Nikon D700 vs Olympus E-PM2
The Nikon D700 and the Olympus PEN E-PM2 are two digital cameras that were revealed to the public, respectively, in July 2008 and September 2012. The D700 is a DSLR, while the E-PM2 is a mirrorless interchangeable lens camera. The cameras are based on a full frame (D700) and a Four Thirds (E-PM2) sensor. The Nikon has a resolution of 12.1 megapixels, whereas the Olympus provides 15.9 MP.
Below is an overview of the main specs of the two cameras as a starting point for the comparison.
Going beyond this snapshot of core features and characteristics, what are the differences between the Nikon D700 and the Olympus PEN E-PM2? Which one should you buy? Read on to find out how these two cameras compare with respect to their body size, their imaging sensors, their shooting features, their input-output connections, and their reception by expert reviewers.
The physical size and weight of the Nikon D700 and the Olympus E-PM2 are illustrated in the side-by-side display below. The two cameras are presented according to their relative size. Three successive views from the front, the top, and the rear are shown. All width, height and depth measures are rounded to the nearest millimeter.
The E-PM2 can be obtained in four different colors (black, silver, red, white), while the D700 is only available in black.
If the front view area (width x height) of the cameras is taken as an aggregate measure of their size, the Olympus E-PM2 is considerably smaller (61 percent) than the Nikon D700. Moreover, the E-PM2 is substantially lighter (75 percent) than the D700. It is worth mentioning in this context that the D700 is splash and dust resistant, while the E-PM2 does not feature any corresponding weather-sealing.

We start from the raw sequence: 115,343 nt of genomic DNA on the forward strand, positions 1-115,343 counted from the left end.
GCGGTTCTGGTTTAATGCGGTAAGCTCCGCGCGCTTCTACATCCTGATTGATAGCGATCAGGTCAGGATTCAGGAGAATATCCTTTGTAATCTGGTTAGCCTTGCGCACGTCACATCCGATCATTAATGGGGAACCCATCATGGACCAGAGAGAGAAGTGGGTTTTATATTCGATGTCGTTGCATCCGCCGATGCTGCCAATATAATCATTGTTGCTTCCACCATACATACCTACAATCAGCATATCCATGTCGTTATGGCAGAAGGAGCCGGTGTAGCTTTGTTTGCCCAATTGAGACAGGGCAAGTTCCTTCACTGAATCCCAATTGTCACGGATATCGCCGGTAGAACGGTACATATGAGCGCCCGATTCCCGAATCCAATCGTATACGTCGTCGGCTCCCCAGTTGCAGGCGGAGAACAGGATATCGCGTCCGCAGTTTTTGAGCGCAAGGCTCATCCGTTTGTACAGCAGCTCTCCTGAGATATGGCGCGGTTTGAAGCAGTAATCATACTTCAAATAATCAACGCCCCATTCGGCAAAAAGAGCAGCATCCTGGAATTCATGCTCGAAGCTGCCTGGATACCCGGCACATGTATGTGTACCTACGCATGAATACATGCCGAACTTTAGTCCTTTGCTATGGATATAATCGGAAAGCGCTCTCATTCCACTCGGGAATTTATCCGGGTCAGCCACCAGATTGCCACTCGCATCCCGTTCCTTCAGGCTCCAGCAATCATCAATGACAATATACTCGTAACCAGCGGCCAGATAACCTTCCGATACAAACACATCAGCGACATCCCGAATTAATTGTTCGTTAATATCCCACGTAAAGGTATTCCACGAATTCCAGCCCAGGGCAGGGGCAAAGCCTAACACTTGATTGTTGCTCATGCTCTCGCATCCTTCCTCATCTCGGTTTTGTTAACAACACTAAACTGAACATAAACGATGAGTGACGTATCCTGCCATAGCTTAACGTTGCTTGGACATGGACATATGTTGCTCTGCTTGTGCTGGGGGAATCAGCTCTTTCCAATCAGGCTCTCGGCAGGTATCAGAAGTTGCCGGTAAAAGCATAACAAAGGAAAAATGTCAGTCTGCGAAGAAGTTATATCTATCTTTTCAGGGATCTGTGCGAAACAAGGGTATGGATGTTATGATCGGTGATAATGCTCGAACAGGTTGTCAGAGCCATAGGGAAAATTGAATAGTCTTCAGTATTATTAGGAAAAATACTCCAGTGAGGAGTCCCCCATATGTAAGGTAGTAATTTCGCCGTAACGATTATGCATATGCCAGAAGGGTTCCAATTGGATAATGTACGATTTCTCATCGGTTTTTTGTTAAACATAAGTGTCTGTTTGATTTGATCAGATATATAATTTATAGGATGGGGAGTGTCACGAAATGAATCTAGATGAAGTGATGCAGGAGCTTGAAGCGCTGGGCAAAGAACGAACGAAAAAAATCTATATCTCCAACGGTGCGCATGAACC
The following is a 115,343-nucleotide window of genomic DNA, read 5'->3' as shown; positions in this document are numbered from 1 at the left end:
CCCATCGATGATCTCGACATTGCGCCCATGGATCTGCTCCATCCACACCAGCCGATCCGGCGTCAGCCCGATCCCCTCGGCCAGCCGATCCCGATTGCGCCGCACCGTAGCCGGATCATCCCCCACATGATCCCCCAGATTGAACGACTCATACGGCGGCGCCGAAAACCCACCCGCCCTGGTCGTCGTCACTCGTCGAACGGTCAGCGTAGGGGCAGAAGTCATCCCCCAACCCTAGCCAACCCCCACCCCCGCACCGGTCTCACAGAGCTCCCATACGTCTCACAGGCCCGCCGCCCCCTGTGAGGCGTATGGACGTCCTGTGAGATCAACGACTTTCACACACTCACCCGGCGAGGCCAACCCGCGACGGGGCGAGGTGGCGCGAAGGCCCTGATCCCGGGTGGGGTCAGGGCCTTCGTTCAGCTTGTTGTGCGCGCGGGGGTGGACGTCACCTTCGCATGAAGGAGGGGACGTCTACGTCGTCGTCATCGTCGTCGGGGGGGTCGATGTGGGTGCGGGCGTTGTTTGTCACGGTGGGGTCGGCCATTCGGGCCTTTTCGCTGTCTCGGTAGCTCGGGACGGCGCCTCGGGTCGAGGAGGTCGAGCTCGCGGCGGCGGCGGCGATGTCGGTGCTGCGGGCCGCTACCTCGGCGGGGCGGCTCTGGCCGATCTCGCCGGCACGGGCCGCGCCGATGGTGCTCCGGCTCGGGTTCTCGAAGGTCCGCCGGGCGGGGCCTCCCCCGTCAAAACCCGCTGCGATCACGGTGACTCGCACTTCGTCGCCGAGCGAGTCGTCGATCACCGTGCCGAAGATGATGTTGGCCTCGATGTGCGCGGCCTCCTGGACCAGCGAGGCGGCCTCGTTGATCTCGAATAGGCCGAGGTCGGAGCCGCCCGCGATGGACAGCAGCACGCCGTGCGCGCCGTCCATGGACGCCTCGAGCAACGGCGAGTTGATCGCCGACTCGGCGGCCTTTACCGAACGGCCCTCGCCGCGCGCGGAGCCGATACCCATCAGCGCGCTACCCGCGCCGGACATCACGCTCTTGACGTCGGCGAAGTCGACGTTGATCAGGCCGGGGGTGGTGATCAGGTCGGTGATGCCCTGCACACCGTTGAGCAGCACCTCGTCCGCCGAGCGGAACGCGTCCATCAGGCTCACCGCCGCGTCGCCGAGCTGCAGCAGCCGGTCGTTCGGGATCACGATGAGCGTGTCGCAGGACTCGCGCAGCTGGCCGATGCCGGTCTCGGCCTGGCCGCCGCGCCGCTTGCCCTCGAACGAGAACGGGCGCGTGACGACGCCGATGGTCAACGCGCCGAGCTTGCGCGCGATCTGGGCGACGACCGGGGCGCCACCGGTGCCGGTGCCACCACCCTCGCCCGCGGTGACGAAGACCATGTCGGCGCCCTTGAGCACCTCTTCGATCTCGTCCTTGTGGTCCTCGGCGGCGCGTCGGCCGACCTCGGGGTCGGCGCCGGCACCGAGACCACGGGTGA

The above size and weight comparisons are to some extent incomplete since they do not consider the interchangeable lenses that both of these cameras require. A larger imaging sensor will tend to go along with bigger and heavier lenses, although exceptions exist. You can compare the optics available for the two cameras in the Nikon Lens Catalog (D700) and the Micro Four Thirds Lens Catalog (E-PM2). Mirrorless cameras, such as the E-PM2, have moreover the advantage that they can use many lenses from other systems via adapters, as they have a relatively short flange to focal plane distance.
The table below summarizes the key physical specs of the two cameras alongside a broader set of comparators. If you would like to visualize and compare a different camera combination, you can navigate to the CAM-parator app and make your selection from a broad list of cameras there.
|1.||Nikon D700||147 mm||123 mm||77 mm||1074 g||1000||Y||Jul 2008||2,999||ebay.com|
|2.||Olympus E-PM2||110 mm||64 mm||34 mm||269 g||360||n||Sep 2012||499||ebay.com|
|3.||Nikon D850||146 mm||124 mm||79 mm||1005 g||1840||Y||Jul 2017||3,299||amazon.com|
|4.||Nikon D810||146 mm||123 mm||82 mm||980 g||1200||Y||Jun 2014||3,299||ebay.com|
|5.||Nikon Df||144 mm||110 mm||67 mm||760 g||1400||Y||Nov 2013||2,749||ebay.com|
|6.||Nikon D800||146 mm||123 mm||82 mm||1000 g||900||Y||Feb 2012||2,999||ebay.com|
|7.||Nikon D800E||146 mm||123 mm||82 mm||1000 g||900||Y||Feb 2012||3,299||ebay.com|
|8.||Nikon D3S||160 mm||157 mm||88 mm||1240 g||4200||Y||Oct 2009||5,199||ebay.com|